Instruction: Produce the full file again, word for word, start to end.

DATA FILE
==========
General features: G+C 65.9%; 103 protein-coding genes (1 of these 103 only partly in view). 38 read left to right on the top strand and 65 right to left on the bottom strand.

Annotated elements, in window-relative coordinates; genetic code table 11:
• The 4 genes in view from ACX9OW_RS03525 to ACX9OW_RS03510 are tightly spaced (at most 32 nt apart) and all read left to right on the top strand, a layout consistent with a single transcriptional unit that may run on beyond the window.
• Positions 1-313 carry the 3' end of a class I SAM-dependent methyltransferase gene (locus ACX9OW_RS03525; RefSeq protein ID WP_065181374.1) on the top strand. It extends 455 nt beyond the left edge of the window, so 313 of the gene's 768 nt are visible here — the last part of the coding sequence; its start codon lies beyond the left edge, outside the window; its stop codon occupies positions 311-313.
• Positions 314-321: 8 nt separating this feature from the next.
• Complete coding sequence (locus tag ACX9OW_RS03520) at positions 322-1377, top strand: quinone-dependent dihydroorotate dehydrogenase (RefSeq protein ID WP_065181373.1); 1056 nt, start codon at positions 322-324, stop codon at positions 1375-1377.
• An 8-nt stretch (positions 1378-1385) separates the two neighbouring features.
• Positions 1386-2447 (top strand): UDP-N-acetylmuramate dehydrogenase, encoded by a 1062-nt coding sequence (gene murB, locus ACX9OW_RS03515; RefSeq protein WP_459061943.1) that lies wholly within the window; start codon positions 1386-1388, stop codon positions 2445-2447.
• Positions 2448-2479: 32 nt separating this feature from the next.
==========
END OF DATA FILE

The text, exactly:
General features: G+C 65.9%; 103 protein-coding genes (1 of these 103 only partly in view). 38 read left to right on the top strand and 65 right to left on the bottom strand.

Annotated elements, in window-relative coordinates; genetic code table 11:
• The 4 genes in view from ACX9OW_RS03525 to ACX9OW_RS03510 are tightly spaced (at most 32 nt apart) and all read left to right on the top strand, a layout consistent with a single transcriptional unit that may run on beyond the window.
• Positions 1-313 carry the 3' end of a class I SAM-dependent methyltransferase gene (locus ACX9OW_RS03525; RefSeq protein ID WP_065181374.1) on the top strand. It extends 455 nt beyond the left edge of the window, so 313 of the gene's 768 nt are visible here — the last part of the coding sequence; its start codon lies beyond the left edge, outside the window; its stop codon occupies positions 311-313.
• Positions 314-321: 8 nt separating this feature from the next.
• Complete coding sequence (locus tag ACX9OW_RS03520) at positions 322-1377, top strand: quinone-dependent dihydroorotate dehydrogenase (RefSeq protein ID WP_065181373.1); 1056 nt, start codon at positions 322-324, stop codon at positions 1375-1377.
• An 8-nt stretch (positions 1378-1385) separates the two neighbouring features.
• Positions 1386-2447 (top strand): UDP-N-acetylmuramate dehydrogenase, encoded by a 1062-nt coding sequence (gene murB, locus ACX9OW_RS03515; RefSeq protein WP_459061943.1) that lies wholly within the window; start codon positions 1386-1388, stop codon positions 2445-2447.
• Positions 2448-2479: 32 nt separating this feature from the next.